Is anyone else surprised that people still fall for online money scammers? I feel bad for the victims, but at the same time, you’d think enough of these kinds of stories have made the news by now that even older generations would know what to watch out for. This is apparently not the case, though, because a 65-year-old Queens man got catfished out of $70,000 on OKCupid. But here’s the kicker — he’s suing the online dating site for failing to warn him that it’s possible for users to get scammed. Um… what?
According to the New York Daily News, Michael Picciano first met a dude calling himself Bruce Thompson in February of 2013. He said he “felt safe and trusted the profile” of Thompson because of OKCupid’s reputation; as such, he didn’t question it when, about two months later, Thompson asked him for money for a “new computer parts business.” Picciano willingly complied, sending two wire transfers worth $12,000 to someone named Charles Willard in Dallas, TX. Another $12,000 went to a Dennis E. Racer in Addison, TX; yet another $12,000 went to an Edmond Thebeau in Ontario, Canada; and yet another $12,000 went to “MacBenson and Associates” in Manchester, England. Danger, Will Robinson! Danger!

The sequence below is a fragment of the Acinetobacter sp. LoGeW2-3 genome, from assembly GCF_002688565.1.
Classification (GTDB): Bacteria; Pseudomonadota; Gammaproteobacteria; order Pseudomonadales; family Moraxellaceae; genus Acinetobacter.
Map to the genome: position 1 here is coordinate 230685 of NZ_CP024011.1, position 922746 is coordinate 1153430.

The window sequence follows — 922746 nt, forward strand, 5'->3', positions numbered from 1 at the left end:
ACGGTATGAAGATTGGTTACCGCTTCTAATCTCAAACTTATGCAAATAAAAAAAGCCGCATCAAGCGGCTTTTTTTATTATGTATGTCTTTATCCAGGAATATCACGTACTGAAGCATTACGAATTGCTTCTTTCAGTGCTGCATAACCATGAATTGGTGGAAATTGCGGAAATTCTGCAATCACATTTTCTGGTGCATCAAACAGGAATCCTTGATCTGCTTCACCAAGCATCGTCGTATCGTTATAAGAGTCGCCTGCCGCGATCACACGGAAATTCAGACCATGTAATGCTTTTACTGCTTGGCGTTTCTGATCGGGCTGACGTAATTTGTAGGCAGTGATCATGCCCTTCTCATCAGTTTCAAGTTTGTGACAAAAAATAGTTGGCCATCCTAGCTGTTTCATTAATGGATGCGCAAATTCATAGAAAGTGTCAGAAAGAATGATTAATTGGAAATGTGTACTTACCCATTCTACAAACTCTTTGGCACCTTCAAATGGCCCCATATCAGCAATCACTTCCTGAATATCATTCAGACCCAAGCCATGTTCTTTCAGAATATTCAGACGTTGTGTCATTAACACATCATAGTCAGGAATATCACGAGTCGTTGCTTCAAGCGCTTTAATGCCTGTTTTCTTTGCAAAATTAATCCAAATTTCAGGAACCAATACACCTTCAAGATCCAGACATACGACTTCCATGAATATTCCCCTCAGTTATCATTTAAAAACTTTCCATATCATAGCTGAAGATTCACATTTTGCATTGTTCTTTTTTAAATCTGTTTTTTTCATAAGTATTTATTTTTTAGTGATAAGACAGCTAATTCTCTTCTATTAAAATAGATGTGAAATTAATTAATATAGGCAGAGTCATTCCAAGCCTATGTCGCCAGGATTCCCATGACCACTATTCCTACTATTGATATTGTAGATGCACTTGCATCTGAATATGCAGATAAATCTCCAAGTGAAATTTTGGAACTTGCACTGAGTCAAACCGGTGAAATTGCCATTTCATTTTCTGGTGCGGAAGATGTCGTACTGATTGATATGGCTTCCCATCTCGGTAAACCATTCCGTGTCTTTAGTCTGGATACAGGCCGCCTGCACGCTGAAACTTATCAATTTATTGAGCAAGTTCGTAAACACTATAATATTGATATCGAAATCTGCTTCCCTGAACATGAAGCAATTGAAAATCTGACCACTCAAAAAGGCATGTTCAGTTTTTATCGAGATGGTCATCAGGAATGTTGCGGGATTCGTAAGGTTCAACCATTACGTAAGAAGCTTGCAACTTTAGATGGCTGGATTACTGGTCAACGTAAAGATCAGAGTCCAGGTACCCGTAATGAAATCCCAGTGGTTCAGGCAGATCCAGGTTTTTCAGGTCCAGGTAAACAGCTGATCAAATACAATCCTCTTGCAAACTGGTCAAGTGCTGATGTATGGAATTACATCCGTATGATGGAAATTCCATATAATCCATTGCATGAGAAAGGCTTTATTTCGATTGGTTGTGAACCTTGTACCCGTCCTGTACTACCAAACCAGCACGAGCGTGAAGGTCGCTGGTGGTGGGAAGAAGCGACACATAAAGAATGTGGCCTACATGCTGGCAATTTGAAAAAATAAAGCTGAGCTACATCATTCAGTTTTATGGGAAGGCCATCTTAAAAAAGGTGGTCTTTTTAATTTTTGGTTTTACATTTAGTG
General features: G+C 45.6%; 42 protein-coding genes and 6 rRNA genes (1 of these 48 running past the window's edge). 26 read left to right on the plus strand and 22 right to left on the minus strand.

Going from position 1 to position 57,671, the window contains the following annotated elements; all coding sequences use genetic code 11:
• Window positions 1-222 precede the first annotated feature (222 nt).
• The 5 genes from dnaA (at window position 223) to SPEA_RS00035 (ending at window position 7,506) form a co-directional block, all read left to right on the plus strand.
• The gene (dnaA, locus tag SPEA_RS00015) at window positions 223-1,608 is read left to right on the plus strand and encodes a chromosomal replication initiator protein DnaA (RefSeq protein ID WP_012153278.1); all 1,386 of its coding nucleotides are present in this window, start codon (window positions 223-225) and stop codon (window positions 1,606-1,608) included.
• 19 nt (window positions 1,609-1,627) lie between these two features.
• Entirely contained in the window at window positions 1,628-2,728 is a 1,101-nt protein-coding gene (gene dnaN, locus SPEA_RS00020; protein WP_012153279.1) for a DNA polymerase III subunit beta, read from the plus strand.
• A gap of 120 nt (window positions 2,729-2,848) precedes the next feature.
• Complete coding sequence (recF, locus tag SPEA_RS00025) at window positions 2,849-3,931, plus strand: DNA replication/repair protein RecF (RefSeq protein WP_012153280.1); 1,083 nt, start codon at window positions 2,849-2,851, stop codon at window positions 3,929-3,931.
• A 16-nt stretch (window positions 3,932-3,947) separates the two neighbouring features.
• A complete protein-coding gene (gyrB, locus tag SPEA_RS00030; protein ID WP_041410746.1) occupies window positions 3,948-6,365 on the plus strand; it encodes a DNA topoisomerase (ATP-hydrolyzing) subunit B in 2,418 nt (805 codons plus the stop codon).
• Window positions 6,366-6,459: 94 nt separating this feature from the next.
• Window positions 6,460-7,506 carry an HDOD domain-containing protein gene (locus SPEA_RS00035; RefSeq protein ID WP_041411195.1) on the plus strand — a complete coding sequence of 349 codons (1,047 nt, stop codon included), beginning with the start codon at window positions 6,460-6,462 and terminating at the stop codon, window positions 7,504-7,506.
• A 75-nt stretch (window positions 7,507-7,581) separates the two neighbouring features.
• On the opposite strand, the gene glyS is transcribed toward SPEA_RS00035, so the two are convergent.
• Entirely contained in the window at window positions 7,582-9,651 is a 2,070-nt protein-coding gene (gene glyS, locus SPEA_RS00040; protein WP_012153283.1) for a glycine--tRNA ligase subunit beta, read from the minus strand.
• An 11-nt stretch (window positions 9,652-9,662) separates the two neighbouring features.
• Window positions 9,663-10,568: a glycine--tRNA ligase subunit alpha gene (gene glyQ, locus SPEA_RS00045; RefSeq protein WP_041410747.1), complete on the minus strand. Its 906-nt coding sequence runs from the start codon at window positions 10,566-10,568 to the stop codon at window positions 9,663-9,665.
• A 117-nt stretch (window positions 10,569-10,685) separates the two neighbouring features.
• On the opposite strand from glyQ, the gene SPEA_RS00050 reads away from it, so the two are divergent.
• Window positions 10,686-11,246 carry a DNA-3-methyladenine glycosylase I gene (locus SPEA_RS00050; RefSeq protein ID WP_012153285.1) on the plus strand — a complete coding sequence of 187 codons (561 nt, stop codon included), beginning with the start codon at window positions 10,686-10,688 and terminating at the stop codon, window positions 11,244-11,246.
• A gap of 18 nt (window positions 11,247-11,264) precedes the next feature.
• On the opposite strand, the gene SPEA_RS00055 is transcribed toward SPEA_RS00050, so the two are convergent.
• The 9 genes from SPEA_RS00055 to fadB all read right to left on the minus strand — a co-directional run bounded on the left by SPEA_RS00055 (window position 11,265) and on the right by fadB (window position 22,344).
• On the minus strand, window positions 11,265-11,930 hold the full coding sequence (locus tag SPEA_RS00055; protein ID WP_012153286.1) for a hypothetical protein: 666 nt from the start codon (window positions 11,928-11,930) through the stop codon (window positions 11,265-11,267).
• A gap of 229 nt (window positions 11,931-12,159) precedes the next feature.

Picciano only started to get an inkling that something was wrong when one of his friends found Thompson’s name on a database called male-scammers.com. The poor, unsuspecting dupe also discovered that a $100,000 good faith check sent to him by Thompson was bogus. Accordingly, he went to the cops, found out that all the money he had sent had gone into Thompson’s account — and he filed suits against both OKCupid and his bank, Capitol One. Why Capitol One? Their statements apparently only listed the name and address of the bank where the money had gone as the recipient, rather than listing the actual recipient, i.e., Thompson.
Look, Picciano. I understand you got burned. Catfishes suck, online scammers suck, and the world is full of sucky people. But suing OKCupid because you got played on their site? That’s like suing Google because you fell for that nice Nigerian prince who emailed you at your Gmail address, desperately seeking help in the form of many thousands of dollars. Also, common sense, people: Giving $70,000 to people you don’t know is never a good idea. Heck, giving $70,000 to people you do know isn’t usually a good idea, either. Anyone asking for that sum of money likely has no intention of ever returning it — and if the bank accounts you’re sending it to don’t match the name of the person you think you’re sending it to? Major red flag. Seriously.
OKCupid isn’t all bad — I met my wonderful SO of nearly five years on it, and I definitely haven’t gotten scammed out of anything — but you do still need to exercise caution on it. Be safe, ladies and gents!